The Management of Colorectal Cancer – The Integration of Biological Agents and Identification of New Targets

European Oncological Disease, 2007;1(2):80-3

Colorectal cancer (CRC) is the third most common cancer among men and women and the second leading cause of cancer death in the Western world.1 Nearly 25% of all patients have metastatic disease at initial diagnosis, with a five-year survival rate of less than 10%.1 In addition, despite curative surgery, around 40–50% of these patients will still relapse within three years of primary surgery. Over the last four decades, 5- fluorouracil (5-FU) has been the cornerstone for CRC treatment in both the palliative and the adjuvant setting. The introduction of new cytotoxic drugs such as capecitabine, irinotecan and oxaliplatin, the integration of biological agents such as cetuximab and bevacizumab and the development of new agents acting on novel targets has clearly increased the number of therapeutic options for patients with advanced and metastatic CRC disease.
Systemic Treatment of Metastatic Disease
The incorporation of new chemotherapeutic and biological agents has raised many important questions and challenges concerning the most effective chemotherapy combination, optimal duration of treatment, optimal use of one or two biological agents in combination chemotherapy and the best sequence.
Combination Chemotherapy
Until the 1990s, the only available drug was 5-FU, with modest activity (response rate [RR] 20–25%, median overall survival [mOS] 13 months) when combined with the biomodulator folinic acid (FA) and delivered as a prolonged infusion2,3 (see Figure 1). More recently, the oral fluoropyrimidine capecitabine has been shown to be as active as bolus 5-FU/FA.4 The first real advance came with the addition of irinotecan (FOLFIRI) or oxaliplatin (FOLFOX) to infusion-based 5-FU/FA with response rates in the 40–50% range and mOS times of 17–19 months5,6 (see Figure 1). The cross-over study, conducted by Tournigand et al., provided evidence for increased OS when patients were exposed sequentially to FOLFIRI followed by FOLFOX (mOS 21.5 months) or to FOLFOX followed by FOLFIRI (mOS 20.6 months).7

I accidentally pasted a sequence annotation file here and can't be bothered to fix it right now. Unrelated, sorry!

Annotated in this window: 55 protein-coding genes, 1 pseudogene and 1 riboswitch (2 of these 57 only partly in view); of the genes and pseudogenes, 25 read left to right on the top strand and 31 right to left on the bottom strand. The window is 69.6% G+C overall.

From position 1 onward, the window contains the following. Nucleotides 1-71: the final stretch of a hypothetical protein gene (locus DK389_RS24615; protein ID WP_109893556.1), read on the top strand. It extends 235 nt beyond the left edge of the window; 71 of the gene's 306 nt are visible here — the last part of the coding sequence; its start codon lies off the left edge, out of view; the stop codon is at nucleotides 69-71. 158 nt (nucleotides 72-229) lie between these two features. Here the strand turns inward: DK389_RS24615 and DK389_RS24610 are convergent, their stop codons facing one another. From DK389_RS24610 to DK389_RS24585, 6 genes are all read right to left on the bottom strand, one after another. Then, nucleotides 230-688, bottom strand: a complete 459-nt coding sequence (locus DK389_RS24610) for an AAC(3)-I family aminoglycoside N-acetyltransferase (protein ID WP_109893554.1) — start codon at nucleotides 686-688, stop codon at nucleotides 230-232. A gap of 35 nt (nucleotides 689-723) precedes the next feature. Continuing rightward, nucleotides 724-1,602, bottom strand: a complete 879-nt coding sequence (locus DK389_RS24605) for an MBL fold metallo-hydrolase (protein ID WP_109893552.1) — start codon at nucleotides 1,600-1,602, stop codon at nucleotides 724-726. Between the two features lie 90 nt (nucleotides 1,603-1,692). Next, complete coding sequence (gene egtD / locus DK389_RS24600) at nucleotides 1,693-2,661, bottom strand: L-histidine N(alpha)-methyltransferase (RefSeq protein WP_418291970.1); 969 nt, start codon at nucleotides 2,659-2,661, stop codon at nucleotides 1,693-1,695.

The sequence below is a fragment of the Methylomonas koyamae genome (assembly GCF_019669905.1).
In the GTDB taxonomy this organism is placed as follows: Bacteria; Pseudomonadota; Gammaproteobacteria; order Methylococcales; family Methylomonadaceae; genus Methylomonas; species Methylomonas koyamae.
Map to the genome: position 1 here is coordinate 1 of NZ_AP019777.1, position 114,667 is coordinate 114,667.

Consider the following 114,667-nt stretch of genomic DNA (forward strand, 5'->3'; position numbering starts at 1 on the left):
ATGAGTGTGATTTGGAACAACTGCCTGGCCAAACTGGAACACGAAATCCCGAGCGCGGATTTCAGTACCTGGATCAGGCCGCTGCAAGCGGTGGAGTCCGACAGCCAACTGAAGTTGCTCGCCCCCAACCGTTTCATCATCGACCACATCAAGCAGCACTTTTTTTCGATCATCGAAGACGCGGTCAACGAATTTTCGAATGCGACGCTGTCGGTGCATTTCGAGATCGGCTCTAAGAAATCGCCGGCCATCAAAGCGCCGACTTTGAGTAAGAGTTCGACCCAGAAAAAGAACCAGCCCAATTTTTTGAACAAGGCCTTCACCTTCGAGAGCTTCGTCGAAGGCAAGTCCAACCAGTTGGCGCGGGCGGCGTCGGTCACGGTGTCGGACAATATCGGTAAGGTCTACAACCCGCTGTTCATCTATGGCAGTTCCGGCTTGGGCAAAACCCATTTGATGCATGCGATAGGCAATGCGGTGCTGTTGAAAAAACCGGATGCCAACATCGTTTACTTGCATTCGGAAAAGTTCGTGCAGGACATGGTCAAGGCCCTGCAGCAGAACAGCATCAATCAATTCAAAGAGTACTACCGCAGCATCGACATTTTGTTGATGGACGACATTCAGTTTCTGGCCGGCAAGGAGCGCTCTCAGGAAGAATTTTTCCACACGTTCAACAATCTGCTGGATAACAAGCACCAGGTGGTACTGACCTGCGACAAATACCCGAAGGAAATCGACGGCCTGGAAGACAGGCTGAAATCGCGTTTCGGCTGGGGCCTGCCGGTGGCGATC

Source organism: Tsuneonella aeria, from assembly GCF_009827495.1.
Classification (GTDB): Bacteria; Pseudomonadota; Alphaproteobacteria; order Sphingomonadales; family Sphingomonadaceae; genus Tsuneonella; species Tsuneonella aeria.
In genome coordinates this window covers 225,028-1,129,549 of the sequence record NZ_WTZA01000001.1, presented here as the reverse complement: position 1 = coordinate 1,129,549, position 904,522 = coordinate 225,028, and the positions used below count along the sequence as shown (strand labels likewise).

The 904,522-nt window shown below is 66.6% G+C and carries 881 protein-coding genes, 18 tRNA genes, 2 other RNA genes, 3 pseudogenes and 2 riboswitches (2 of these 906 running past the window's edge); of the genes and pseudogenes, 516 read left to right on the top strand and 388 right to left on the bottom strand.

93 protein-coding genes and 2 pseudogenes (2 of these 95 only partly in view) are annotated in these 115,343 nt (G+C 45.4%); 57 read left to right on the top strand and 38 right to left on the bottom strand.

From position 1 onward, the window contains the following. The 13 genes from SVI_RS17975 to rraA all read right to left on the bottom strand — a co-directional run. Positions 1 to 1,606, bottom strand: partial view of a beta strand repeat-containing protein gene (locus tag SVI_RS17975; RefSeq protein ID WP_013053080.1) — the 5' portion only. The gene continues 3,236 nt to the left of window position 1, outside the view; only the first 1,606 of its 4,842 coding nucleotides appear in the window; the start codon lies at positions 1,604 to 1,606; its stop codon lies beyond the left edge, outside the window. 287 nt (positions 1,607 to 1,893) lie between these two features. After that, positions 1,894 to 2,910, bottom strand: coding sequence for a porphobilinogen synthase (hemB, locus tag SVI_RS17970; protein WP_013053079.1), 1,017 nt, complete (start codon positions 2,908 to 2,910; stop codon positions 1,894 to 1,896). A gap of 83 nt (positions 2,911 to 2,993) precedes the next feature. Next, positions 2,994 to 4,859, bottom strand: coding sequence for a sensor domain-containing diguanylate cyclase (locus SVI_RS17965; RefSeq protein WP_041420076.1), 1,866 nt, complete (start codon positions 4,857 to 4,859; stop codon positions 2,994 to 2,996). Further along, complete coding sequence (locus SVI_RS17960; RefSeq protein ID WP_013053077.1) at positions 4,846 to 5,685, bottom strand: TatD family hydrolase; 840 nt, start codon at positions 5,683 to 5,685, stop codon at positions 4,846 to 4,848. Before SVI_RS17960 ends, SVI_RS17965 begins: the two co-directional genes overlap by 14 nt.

In a randomised phase III trial, the triplet combination of irinotecan, oxaliplatin and 5-FU/FA (FOLFOXIRI) was found to be superior to FOLFIRI as first-line treatment with median survival times of 22.6 versus 16.7 months, respectively.8 In contrast to this study, the phase III trial presented by Souglakis et al. failed to demonstrate any superiority of the FOLFOXIRI arm over the FOLFIRI arm.9 Phase II studies with infusional 5-FU/FA and bolus mitomycin-C have shown modest activity with response rates of 12–17% in chemo-resistant CRC patients.
Another important challenge has concerned treatment duration: should patients be treated until disease progression, until maximal response or to only a pre-defined dose-limit? In this respect, the OPTIMOX1 trial showed that a planned interruption of oxaliplatin does not compromise the overall efficacy of the treatment.10 Similarly, a study comparing intermittent FOLFIRI with continuous FOLFIRI administered until disease progression has shown overall survival rates of 16.9 versus 17.6 months, respectively.11 Ongoing trials such as COIN and CONcePT will further evaluate the approach of treatment interruption.
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